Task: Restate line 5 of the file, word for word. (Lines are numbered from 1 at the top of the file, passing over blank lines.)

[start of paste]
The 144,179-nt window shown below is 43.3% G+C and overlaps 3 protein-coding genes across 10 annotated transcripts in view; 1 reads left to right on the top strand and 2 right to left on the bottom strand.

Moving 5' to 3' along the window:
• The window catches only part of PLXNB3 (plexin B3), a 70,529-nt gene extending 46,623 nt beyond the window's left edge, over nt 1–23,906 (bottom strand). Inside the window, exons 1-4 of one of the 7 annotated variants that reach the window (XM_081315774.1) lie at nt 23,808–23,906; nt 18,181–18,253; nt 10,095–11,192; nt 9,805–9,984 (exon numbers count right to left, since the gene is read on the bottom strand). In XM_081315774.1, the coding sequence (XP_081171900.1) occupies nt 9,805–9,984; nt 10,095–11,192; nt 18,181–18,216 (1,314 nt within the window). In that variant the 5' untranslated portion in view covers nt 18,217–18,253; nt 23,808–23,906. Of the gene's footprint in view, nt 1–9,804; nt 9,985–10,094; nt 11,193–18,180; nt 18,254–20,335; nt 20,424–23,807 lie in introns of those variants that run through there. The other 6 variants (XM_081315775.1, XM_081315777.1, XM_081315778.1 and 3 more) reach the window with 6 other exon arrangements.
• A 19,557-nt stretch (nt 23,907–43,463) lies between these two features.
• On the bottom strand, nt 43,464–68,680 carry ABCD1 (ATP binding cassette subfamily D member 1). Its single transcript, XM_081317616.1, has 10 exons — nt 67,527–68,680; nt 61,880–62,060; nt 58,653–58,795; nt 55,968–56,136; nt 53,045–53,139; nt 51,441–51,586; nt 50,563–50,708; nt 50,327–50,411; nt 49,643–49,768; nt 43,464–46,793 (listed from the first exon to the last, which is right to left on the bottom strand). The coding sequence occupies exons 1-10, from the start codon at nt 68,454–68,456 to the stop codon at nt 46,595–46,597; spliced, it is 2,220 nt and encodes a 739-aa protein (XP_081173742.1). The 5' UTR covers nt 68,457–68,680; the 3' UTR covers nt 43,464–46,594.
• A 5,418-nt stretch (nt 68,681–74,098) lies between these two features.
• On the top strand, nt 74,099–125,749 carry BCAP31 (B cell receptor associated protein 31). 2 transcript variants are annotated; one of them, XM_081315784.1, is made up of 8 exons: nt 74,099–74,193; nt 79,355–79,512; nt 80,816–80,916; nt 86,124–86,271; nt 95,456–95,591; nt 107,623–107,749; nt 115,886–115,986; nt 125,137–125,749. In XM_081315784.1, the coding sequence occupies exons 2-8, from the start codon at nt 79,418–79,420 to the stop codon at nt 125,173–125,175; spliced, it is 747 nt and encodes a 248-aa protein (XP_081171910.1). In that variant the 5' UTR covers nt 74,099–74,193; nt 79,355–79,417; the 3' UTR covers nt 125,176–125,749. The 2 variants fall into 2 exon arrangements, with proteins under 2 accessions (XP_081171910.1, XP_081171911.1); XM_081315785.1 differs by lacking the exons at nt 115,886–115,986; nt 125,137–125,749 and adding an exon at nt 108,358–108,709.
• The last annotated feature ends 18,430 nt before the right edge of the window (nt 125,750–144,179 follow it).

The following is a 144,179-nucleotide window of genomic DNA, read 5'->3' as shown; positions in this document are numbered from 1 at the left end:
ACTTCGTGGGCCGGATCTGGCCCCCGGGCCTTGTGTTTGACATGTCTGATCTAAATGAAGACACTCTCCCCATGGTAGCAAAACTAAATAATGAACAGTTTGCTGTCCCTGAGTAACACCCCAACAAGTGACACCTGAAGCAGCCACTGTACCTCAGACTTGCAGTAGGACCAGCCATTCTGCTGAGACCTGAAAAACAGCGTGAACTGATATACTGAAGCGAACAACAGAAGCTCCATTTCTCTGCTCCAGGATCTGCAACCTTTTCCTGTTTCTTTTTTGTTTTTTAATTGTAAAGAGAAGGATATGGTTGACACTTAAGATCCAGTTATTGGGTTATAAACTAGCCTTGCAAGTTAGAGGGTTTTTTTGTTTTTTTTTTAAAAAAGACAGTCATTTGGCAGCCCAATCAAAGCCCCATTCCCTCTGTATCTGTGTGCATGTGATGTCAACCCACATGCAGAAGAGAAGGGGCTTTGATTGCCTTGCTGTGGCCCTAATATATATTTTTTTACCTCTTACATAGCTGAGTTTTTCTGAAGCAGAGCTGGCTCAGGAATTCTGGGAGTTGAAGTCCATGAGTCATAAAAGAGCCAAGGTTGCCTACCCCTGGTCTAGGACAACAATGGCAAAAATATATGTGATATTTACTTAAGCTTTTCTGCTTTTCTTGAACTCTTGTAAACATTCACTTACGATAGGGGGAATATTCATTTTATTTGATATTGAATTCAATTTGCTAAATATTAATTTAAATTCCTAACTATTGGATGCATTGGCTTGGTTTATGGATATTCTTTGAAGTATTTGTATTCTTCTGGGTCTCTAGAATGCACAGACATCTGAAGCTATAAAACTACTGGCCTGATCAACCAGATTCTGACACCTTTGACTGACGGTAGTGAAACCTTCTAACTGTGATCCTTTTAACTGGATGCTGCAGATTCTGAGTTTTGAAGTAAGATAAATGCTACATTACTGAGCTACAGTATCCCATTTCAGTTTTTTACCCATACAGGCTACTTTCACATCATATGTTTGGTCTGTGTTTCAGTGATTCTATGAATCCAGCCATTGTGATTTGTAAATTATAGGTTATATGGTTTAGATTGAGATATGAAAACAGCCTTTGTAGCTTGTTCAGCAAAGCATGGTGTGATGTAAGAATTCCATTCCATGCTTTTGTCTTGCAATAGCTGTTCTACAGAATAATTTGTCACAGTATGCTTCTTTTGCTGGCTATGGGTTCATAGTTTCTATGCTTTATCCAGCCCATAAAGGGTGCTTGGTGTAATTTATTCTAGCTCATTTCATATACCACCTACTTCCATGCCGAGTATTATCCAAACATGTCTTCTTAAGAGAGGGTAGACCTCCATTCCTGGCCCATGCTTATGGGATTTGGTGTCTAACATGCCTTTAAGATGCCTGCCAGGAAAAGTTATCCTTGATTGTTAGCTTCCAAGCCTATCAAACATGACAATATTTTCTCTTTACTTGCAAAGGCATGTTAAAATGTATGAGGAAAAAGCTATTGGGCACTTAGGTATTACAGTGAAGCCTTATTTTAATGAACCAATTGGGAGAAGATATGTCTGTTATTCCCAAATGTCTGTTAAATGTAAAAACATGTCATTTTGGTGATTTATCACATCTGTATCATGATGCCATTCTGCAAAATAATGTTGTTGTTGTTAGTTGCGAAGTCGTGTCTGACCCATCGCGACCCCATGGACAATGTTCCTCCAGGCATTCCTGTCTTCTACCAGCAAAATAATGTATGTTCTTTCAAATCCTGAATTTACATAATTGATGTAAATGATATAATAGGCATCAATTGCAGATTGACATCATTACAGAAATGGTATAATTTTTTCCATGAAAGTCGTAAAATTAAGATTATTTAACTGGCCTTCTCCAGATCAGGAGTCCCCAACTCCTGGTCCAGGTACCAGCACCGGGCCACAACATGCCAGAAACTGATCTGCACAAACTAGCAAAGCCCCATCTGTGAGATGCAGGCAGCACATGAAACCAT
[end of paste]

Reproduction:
• On the bottom strand, nt 43,464–68,680 carry ABCD1 (ATP binding cassette subfamily D member 1). Its single transcript, XM_081317616.1, has 10 exons — nt 67,527–68,680; nt 61,880–62,060; nt 58,653–58,795; nt 55,968–56,136; nt 53,045–53,139; nt 51,441–51,586; nt 50,563–50,708; nt 50,327–50,411; nt 49,643–49,768; nt 43,464–46,793 (listed from the first exon to the last, which is right to left on the bottom strand). The coding sequence occupies exons 1-10, from the start codon at nt 68,454–68,456 to the stop codon at nt 46,595–46,597; spliced, it is 2,220 nt and encodes a 739-aa protein (XP_081173742.1). The 5' UTR covers nt 68,457–68,680; the 3' UTR covers nt 43,464–46,594.